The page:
Nigeria’s most economically successful state wants to go it alone, improving gas feedstock supply in a bid to woo private power project investors
Lagos State is attempting to rewrite the rules of Nigeria’s power sector by developing an independent power project (IPP) programme, based on both pipeline gas and liquefied natural gas (LNG), that would also lead to the creation of its own mini grid within the national grid structure.
The state envisages some 3 gigawatts (GW) of new gas-fired power capacity being deployed in the next three-to-five years, building on the 900 megawatts it already takes from the national grid. To achieve this, it wants to sanction the construction of 10 IPPs at strategic locations around the state, selling on the power at what will be “cost-reflective” tariffs, according to Wale Oluwo, the state’s commissioner for energy and mineral resources.
Aside from well-financed commercial consumers, this could present a challenge for the many Nigerian consumers who have grown accustomed to subsidised power—and even more so for those paying less or nothing via illegal connections.
But Oluwo is confident that Lagos can make private power investments work, despite the failure of a nationwide electricity sector privatisation launched earlier this decade to improve power provision in many parts of the country.
“We want to get the effects of cross-subsidy, so those that are poor pay a reasonable price, while richer customers pay much more,” he told Petroleum Economist at an Africa Power Roundtable held by DLO Energy in London last month. Lagos plans to crack down harder on electricity theft by securing more prosecutions and imposing heavier fines.
Lagos is attempting to assuage investors by providing three-month rolling letters of credit to support the power purchase agreements. These would be signed between the distribution companies, the state government and embedded power providers.
Nigeria is Africa’s most populous nation, with a population of close to 200 million, but can only count on around 4GW of functioning power capacity, following years of underinvestment and mismanagement. Ghana has a similar capacity but a population of only 30 million, while South Africa has a capacity of 50GW for a population of around 56 million.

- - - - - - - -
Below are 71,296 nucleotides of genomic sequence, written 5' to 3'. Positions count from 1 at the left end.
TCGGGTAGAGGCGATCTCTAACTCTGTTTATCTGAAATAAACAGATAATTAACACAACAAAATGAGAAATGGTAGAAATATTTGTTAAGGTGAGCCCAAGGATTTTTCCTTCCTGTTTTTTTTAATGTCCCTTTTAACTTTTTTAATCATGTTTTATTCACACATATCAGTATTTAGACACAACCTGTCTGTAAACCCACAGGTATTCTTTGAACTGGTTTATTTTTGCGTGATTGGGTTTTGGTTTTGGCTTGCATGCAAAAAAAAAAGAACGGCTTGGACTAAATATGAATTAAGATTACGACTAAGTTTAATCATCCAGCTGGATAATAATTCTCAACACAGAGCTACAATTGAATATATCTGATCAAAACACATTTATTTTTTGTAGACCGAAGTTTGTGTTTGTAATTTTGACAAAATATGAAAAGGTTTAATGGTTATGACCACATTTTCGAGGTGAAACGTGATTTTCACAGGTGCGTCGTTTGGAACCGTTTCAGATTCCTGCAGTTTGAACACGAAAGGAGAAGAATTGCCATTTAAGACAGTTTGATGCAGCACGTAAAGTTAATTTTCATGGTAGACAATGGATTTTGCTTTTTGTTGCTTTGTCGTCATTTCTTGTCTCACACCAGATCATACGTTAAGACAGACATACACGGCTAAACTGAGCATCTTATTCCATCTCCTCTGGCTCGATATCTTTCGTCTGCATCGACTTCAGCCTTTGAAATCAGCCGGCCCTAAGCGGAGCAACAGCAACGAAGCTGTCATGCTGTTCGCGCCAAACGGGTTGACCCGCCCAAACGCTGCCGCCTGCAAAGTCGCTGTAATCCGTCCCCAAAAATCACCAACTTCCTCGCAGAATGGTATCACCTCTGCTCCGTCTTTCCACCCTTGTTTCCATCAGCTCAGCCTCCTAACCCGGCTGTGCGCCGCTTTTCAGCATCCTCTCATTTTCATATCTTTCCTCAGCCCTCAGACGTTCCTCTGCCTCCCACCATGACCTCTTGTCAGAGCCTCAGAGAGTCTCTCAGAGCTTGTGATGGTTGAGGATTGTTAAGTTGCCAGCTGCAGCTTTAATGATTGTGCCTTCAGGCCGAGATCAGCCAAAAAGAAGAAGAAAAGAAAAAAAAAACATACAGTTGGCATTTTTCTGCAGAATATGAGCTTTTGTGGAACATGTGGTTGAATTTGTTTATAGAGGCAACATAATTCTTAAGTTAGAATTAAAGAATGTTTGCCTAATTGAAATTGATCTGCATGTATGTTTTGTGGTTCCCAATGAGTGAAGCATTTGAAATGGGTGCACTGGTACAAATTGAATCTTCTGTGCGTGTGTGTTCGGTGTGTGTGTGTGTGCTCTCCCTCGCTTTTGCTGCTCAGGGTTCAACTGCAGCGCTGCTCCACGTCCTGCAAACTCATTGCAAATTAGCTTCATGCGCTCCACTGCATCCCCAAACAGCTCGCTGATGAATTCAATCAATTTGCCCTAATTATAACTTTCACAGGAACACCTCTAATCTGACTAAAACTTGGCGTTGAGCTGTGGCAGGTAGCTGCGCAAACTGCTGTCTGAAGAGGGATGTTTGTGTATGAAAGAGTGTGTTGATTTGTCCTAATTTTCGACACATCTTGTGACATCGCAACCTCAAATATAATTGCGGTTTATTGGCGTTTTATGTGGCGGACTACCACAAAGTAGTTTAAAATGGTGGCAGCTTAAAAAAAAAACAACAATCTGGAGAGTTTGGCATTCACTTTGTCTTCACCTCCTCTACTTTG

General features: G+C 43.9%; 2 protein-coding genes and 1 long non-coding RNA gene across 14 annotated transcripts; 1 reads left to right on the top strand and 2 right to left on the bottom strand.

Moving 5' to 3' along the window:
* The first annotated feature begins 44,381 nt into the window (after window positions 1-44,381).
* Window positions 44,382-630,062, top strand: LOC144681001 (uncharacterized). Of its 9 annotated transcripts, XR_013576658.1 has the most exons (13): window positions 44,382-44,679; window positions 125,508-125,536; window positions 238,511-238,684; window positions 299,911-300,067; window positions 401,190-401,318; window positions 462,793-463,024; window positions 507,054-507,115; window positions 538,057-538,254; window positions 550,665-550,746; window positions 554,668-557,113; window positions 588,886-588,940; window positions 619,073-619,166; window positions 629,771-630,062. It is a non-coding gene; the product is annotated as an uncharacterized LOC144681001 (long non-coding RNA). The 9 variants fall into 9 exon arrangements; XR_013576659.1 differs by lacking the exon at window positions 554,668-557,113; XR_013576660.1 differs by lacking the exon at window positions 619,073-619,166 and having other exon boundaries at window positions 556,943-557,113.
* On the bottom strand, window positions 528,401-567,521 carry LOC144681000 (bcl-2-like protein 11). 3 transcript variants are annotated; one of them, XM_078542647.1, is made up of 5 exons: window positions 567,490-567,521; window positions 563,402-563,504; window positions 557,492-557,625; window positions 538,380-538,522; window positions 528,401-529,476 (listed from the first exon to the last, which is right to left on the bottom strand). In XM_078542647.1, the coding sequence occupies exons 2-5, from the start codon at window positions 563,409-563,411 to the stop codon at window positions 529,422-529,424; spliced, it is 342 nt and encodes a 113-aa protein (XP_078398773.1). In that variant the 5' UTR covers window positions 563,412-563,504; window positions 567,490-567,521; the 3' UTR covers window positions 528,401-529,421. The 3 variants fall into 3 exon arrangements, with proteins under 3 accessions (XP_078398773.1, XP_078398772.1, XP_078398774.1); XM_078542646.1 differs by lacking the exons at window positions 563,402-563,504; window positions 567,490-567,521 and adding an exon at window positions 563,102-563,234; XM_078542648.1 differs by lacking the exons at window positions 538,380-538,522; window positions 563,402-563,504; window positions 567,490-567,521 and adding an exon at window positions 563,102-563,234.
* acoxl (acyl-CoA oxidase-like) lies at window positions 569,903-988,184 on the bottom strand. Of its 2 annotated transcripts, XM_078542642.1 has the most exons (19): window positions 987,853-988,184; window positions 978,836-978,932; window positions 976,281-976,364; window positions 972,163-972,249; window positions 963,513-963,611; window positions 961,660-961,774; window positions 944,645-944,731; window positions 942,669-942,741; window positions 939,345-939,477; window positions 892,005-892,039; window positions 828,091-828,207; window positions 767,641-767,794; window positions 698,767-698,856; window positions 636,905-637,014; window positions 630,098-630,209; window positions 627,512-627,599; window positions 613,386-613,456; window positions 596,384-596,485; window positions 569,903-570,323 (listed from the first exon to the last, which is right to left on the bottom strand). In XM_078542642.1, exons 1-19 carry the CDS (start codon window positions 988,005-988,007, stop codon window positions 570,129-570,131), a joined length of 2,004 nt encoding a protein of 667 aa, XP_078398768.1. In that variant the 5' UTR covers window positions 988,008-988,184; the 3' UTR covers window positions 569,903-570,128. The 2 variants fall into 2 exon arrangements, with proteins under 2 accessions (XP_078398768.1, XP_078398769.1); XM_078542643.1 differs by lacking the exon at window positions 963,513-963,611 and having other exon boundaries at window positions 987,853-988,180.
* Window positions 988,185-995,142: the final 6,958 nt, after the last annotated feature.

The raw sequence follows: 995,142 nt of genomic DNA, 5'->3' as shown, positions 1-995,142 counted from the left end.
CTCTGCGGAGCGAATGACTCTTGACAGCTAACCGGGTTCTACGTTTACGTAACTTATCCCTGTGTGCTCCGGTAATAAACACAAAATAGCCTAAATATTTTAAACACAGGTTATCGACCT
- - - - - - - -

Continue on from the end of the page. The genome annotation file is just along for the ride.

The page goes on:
Lagos differs from much of the rest of Nigeria in its high population density—some 22 million are crammed into the smallest state—and its role as the Nigeria’s main economic hub.
Oluwo said the state’s relatively developed transmission network and the presence of a large pool of commercial customers able to pay for an enlarged and reliable network puts Lagos is in a better position to attract private sector investment. The national power privatisation programme may have foundered, but it has at least put in place structures to allow Lagos to attempt its own version.
Stability in gas supply will be key to the plan, and at present Nigeria relies on gas piped largely from the Niger Delta region for its feedstock – pipelines that are regular targets for militants or vandals.
Because investors will look unfavourably on IPPs that could suffer periodic feedstock shortages, Oluwo wants to import LNG to smooth out supply when pipelines are out of action or can’t match demand.
Lagos State is in talks to secure one of two floating storage and regasification units (FSRUs) from Golar. The largest, the Golar Tundra, can carry out regasification at 750m cubic feet a day. The Tundra was destined for use in Ghana, but is being redeployed after the surrounding infrastructure there wasn’t completed on time.
Oluwo hopes an FSRU will be operational off the Lagos coast within two years, but hopes 1GW of the planned 3GW will be in place before then, based on improved pipeline supply.
The overall plan’s pricing structure depends on securing the LNG at prices fixed for two or three years to offer power price guarantees likely to be acceptable to IPPs and their customers.
“For the LNG suppliers it is in their interest, because the prognosis for the LNG markets is that the price will tend to trend downwards globally, and if that is the case, it is in the interest of the suppliers to lock down on the price now,” Oluwo said.
He concedes that not everyone sees it like that, and that talks with international LNG traders have often been protracted. While Lagos says it has entered into “an understanding” with suppliers for LNG provision, no final agreements have been announced.
Lagos is also in talks with the country’s own LNG export facility, Nigeria LNG, which Oluwo hopes can be persuaded to provide long-term LNG supply at controlled prices. NLNG is currently being expanded from its current 22m tonnes a year (t/y) capacity to 30m t/y.
The Federal government seems to be on board with Lagos’s overall plan—the Nigerian Electricity Regulatory Commission said in 2017 it had no objection to it. So, Lagos wants the government to persuade its fellow NLNG shareholders Shell, Total and Eni to cut a supply deal. The government owns 49% of NLNG via the Nigerian National Petroleum Corporation and has in the past suggested some gas from the facility might be directed to the domestic market. The facility on Bonny Island already supplies liquefied petroleum gas domestically.
Lagos also wants to develop supplementary waste-to-power projects, which would have the added benefit of helping to tackle the state’s growing waste disposal problem.
With the LNG supply and IPP deals yet to be signed, Lagos state could struggle to achieve its goals in the timeframe it envisages. The plan’s chances of becoming a blueprint for other Nigerian states is undermined by the fact that few have the same advantages in terms of latent demand from relatively affluent commercial customers, and the reach of existing electricity transmission infrastructure.
Source: Petroleum Economist